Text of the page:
Ch. 254. Three Locks, Two Eyes, and a Possible Straight

Perhaps it was the sudden interruption of his thoughts, or perhaps it was the shy and awkward emphasis the young forest elf put on her words, but Lord Jeneyeru almost certainly misunderstood Winddancer’s meaning.

“Oh, my dear lady,” he said with raised eyebrow, “you want my lord brother for that sort of an expedition.  Your pardon.”  Returning her bow, he carried on his way.  Having seen Lafitte’s first mate in action, he was anxious to compare notes and set his wards.

“What did Lafitte’s wizard want?” asked Peino when Jeneyeru caught up.

The magus shrugged.  “Some sort of lady thing, I suspect.”

Peino puzzled over that a moment and then shook his head.  “Jeney, don’t you ever think of anything else?”

“Such as?” his brother grinned.

But as soon as the cabin door was shut, the wizard settled down to business.  Jeneyeru hung a lock ward on the cabin door to sound an alarm should any stranger try to open it.  Thimble reported on what he’d seen in his exploration of the airship.  His information merely confirmed the usual dodgy status of privateers.

Peino chuckled.  “So Captain Lafitte hopes for a little fishing on this voyage, does he?  Good.  That may prove of use to us.”

“I doubt he’s the only one,” said Jeneyeru, “so I have taken precautions to safeguard that which we carry.  Peino, Lotye, I have given you each a Box of Nothing to match the one I carry.  Since we do not know what tricks these privateers may have up their sleeves, I will not say how the cards are divided among the boxes.  Just remember, they are not to be opened.  So long as the boxes are closed, we and all on this ship are safe from the influence of the cards.  Out of the boxes, their spell will be cast upon any who are receptive to it.

“Now, I wish you all to be aware of what we have in our possession.  So far we have seen only cards of the Blood Arcana.  This is one suit of the Daemon Arcana, a deck of five suits.  The Daemon deck is used to summon the spirits or forces pictured on the cards, and each suit defines the sacrifice required to do the summoning.  Obviously, for the Blood Arcana, the sacrifice is blood.  The higher the card, the stronger its daemon and the more blood it demands.”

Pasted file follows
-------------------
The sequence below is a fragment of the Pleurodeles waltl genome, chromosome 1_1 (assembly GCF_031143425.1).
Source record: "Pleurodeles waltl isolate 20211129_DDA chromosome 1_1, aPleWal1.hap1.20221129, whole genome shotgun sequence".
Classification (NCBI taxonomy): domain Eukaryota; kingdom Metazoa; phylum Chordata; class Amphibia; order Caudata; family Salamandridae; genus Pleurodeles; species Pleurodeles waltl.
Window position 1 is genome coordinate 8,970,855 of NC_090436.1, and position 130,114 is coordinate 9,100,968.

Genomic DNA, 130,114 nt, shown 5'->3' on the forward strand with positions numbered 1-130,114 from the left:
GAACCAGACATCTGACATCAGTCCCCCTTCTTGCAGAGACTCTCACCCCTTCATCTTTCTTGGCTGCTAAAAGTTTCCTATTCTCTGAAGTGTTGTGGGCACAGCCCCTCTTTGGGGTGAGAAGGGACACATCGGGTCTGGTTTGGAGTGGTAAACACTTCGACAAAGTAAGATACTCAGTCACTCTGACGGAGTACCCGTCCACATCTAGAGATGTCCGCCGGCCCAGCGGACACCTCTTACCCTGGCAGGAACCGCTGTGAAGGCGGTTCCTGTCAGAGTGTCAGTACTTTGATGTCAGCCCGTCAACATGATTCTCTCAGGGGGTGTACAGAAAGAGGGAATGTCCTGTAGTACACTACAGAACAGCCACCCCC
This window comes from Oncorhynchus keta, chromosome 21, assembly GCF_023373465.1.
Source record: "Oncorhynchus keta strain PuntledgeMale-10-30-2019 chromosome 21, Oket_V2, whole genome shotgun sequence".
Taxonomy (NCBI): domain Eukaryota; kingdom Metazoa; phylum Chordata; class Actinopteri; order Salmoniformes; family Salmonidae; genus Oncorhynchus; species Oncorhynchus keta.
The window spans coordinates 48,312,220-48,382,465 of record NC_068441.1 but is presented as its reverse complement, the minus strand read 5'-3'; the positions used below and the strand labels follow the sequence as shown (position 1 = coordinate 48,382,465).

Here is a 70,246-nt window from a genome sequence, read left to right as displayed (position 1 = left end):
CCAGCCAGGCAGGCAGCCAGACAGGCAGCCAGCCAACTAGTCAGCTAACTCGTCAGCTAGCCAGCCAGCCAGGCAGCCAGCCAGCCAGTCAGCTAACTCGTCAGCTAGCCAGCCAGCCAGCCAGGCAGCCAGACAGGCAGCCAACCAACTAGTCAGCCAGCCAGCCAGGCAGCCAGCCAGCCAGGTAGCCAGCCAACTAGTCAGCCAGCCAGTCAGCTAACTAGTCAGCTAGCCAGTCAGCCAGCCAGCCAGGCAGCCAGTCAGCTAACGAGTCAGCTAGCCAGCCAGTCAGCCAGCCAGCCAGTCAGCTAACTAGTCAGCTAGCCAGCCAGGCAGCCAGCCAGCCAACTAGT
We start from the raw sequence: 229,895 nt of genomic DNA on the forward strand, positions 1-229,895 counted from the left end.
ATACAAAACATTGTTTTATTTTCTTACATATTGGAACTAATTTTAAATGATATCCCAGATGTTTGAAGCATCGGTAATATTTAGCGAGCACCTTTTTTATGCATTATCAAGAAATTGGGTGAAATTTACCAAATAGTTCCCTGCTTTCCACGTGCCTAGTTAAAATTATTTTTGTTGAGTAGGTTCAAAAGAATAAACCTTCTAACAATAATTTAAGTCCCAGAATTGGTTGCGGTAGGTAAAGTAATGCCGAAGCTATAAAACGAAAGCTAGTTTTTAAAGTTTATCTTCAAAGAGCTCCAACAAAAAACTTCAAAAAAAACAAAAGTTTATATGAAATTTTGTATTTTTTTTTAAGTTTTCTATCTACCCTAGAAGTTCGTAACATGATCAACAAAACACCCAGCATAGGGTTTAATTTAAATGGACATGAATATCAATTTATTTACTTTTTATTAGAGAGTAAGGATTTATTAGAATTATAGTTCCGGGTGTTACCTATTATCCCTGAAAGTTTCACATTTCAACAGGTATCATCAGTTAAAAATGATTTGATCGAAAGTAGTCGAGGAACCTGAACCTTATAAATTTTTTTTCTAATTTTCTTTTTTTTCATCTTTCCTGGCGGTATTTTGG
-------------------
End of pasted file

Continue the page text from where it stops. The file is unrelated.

The four of them sat on the bunks, around the central desk, and darkness seemed to close in around the hanging lantern above them as the Shadow Master spoke of the dangerous items.

“The purpose of the deck is for wizards to wage war by means of card games.  Depending on the game, the demons may be summoned and directed singly or in combination.  So while the instructions that Lotye acquired with her two cards were clearly devised by an enterprising wizard, they are not the true and proper way to use the deck.  We may be grateful for that and for the greed of the thief, if as I suspect the deck was broken up to increase the profit by selling it off in pieces.  It means we likely will not face the full potential these cards hold.”

“How certain of that are you, brother?” said Peino, and Jeneyeru had to admit he was not as certain as he wished.